Tropical Storm Barry: Friday Update, Storm Track, Shelters, Evacuation Orders Issued in Louisiana

Tropical Storm Barry continues its slow path toward the coast of South Louisiana late Friday afternoon, and it is expected to make landfall either late Friday night or early Saturday.

As of 7 p.m. local time, Barry had sustained winds of 65 miles per hour near the eye of the storm, and South Louisiana embraces for a heavy rain and flooding event that could begin after the sun sets on Friday.

Unlike hurricanes, wind is not expected to be the foremost factor with Barry, but rather rain and storm surge. After recent torrential rains in the area and runoff from the spring floods in the Midwest, the levees holding the Mississippi River in Louisiana might not be tall enough to keep the river from overflowing.

Rainfall and Flooding

Residents along the Louisiana coast are no strangers to hurricanes or big floods. The residents of Baton Rouge received 26 inches of rain during a 48-hour period in 2016, and residents of Lafayette have received similar flash floods — massive amounts of rain in short periods of time.

New Orleans received up to 10 inches of rain in a three-hour span earlier this week, and the levees in town are already at flood stage.

Hurricane Barry is expected to bring up to 2-feet of rain to South Louisiana and Southwest Mississippi over the next 2-3 days.

"No one should take this storm lightly," Gov. John Bel Edwards said Friday. "You never know what Mother Nature is going to serve until she has served it."

Folks all along I-10 and south of there have crammed the grocery stores and gas stations to stock up on supplies and wait out the rain event.

New Orleans TS Barry
The Mississippi River laps at the stairs on a protective levee in New Orleans as tropical storm Barry approaches on July 11, 2019. - Tropical storm Barry barreled toward rain-soaked New Orleans on July 11 as the city hunkered down for an ordeal that evoked fearful memories of 2005's deadly Hurricane Katrina. Photo by MICHAEL MATHES/AFP/Getty Images


Mandatory evacuations have been ordered along the coast between Intracoastal City to St. Bernard Parish, including Plaquemines Parish. New Orleans, Lafayette Parish and St. Mary Parish have recommended voluntary evacuations to their residents.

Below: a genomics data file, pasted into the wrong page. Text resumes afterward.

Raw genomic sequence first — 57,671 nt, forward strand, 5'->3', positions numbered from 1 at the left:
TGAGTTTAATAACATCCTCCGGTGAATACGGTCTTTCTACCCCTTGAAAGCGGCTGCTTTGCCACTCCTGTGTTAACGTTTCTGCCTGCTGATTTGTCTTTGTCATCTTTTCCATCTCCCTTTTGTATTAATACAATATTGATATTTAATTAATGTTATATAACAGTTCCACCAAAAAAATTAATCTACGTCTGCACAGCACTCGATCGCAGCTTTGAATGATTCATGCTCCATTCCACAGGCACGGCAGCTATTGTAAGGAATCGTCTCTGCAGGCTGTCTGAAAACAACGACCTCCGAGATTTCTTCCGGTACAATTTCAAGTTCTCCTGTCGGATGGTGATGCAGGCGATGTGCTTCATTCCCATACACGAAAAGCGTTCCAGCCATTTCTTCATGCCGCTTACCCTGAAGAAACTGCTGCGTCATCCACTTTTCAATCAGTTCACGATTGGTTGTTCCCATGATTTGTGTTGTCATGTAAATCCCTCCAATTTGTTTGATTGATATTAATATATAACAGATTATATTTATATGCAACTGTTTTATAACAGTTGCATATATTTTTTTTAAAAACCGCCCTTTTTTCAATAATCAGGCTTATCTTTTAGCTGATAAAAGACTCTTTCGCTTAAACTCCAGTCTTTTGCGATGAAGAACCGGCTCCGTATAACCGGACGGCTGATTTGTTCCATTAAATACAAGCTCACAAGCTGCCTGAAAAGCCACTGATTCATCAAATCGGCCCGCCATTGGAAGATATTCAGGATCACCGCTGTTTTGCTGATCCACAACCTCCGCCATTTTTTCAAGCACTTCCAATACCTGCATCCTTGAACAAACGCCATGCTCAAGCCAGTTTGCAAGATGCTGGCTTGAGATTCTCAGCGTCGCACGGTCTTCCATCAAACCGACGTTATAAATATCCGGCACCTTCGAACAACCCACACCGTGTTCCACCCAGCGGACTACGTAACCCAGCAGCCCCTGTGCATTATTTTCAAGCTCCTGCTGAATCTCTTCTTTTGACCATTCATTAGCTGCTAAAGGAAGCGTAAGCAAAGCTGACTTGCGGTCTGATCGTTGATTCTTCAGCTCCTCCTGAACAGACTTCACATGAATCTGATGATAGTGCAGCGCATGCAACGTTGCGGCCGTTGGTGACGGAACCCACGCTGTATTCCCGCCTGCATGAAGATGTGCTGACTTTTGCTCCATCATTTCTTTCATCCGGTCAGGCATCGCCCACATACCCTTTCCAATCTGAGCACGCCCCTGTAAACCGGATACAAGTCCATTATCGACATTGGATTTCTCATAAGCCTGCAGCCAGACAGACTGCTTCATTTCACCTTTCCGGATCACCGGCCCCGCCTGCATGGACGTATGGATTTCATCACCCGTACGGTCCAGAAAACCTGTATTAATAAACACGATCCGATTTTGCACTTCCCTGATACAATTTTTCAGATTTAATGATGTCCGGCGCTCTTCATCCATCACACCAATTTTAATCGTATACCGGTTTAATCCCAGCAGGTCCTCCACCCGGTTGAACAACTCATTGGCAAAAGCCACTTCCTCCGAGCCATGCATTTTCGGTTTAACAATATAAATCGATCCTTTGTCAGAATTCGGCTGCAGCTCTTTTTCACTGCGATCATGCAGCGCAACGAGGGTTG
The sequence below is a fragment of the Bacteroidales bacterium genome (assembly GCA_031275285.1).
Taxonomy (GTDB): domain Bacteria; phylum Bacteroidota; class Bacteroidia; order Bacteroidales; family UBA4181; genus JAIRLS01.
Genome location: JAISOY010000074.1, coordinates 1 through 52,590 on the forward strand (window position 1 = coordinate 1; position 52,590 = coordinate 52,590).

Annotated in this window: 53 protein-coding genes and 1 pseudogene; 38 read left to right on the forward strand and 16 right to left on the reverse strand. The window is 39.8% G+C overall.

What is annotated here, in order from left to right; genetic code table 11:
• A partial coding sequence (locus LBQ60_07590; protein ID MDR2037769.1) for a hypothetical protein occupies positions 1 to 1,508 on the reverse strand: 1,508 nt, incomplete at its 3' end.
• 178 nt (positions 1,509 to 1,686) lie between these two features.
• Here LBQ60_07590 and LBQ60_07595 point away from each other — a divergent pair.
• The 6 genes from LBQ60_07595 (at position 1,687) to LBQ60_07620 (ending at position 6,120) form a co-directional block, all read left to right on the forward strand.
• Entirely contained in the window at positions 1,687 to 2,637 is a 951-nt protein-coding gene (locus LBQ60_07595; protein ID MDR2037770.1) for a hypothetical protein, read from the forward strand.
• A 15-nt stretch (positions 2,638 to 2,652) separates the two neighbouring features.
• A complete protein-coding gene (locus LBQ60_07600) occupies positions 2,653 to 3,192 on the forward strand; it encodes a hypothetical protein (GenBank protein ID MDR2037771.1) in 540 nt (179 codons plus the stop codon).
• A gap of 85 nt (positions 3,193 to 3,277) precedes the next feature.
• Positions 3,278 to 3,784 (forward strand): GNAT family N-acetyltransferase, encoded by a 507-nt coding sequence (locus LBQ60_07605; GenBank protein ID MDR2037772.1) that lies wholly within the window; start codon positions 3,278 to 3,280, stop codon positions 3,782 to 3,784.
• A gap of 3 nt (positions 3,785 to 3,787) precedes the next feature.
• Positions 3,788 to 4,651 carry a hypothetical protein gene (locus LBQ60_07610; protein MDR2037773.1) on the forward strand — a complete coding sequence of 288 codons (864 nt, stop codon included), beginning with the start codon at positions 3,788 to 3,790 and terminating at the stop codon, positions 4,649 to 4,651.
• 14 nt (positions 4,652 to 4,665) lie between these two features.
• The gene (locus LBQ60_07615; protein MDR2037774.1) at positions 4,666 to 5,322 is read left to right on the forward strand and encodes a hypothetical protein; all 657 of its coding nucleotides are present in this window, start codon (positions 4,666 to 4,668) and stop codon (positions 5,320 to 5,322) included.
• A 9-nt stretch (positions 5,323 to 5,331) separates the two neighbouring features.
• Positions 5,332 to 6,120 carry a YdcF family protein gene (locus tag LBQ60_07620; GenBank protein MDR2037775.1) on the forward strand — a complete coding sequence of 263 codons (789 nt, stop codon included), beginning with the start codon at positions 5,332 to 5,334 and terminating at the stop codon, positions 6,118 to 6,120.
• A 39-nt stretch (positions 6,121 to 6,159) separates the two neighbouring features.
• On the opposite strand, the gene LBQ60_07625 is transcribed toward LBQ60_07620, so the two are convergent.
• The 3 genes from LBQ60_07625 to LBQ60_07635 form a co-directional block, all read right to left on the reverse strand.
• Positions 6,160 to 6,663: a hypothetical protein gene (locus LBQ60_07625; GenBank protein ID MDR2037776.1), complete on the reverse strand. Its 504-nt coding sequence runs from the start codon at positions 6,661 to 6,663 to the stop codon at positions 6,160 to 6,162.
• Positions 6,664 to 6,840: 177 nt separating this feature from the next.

"A voluntary evacuation is in place for residents of low lying areas, those with special needs, those who require uninterrupted electrical power or who live in manufactured housing or mobile homes," said Lafayette Parish Mayor President Joel Robideaux. "Those residents should relocate to friends or family now, and complete that relocation before dark."

There will be 300 buses at three different staging areas in the region. One is at Zephyr Field in New Orleans, the second at the Lamar-Dixon Expo Center in Gonzales and a third in Lafayette.


New Orleans has not ordered mandatory evacuations, but they have told its resident to have "shelter-in-place" as the storm bears down on them. There is a "mega shelter" in place in Alexandria, a city centrally-located in the state.

State and Federal Resources

More than 3.6 million people along the Louisiana coast are under some sort of tropical or hurricane watch or warning. Gov Edwards has activated 3,000 Louisiana National Guardsman and high-wheeled vehicles to assist. About one-third of those troops will be positioned in New Orleans in close proximity to the Superdome.

"Our focus right now is in the greater New Orleans area, the North Shore, Florida Parishes through Baton Rouge and Acadiana," National Guard Adjutant General Glenn Curtis said.

FEMA already has 30 people between Baton Rouge and New Orleans and a few hundred in place to start with disaster recovery after the storm.

President Donald Trump has already declared an emergency for the state on Thursday, which helps expedite any federal aid necessary to the state.

Becoming a Hurricane

The storm system began as a slight disturbance off the Florida panhandle late last week and gained momentum the last several days as it developed into a tropical depression and then a tropical storm. Hurricane hunting aircraft detected sustained wind speeds at 65 mph by noon on Friday. When these winds reach 75 mph, it will officially became a Category 1 hurricane.

But experts say wind speed is the secondary precaution because of intense rainfall and flooding expected with Barry.